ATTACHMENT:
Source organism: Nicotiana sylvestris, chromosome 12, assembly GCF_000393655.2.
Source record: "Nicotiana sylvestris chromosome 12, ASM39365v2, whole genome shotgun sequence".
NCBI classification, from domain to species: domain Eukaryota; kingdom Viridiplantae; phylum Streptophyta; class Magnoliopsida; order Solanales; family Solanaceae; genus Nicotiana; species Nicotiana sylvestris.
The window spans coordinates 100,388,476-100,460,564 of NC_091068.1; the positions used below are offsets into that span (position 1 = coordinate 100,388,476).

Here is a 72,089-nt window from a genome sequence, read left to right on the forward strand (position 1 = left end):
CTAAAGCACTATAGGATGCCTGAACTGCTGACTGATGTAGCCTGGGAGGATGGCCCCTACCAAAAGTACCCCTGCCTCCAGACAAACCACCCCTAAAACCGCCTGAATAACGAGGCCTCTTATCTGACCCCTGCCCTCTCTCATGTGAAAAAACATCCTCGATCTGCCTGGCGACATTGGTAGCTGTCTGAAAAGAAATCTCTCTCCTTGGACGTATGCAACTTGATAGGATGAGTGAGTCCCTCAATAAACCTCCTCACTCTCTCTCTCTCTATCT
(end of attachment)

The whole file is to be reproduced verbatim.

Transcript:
Source organism: Nicotiana sylvestris, chromosome 12, assembly GCF_000393655.2.
Source record: "Nicotiana sylvestris chromosome 12, ASM39365v2, whole genome shotgun sequence".
NCBI classification, from domain to species: domain Eukaryota; kingdom Viridiplantae; phylum Streptophyta; class Magnoliopsida; order Solanales; family Solanaceae; genus Nicotiana; species Nicotiana sylvestris.
The window spans coordinates 100,388,476-100,460,564 of NC_091068.1; the positions used below are offsets into that span (position 1 = coordinate 100,388,476).

Here is a 72,089-nt window from a genome sequence, read left to right on the forward strand (position 1 = left end):
CTAAAGCACTATAGGATGCCTGAACTGCTGACTGATGTAGCCTGGGAGGATGGCCCCTACCAAAAGTACCCCTGCCTCCAGACAAACCACCCCTAAAACCGCCTGAATAACGAGGCCTCTTATCTGACCCCTGCCCTCTCTCATGTGAAAAAACATCCTCGATCTGCCTGGCGACATTGGTAGCTGTCTGAAAAGAAATCTCTCTCCTTGGACGTATGCAACTTGATAGGATGAGTGAGTCCCTCAATAAACCTCCTCACTCTCTCTCTCTCTATCT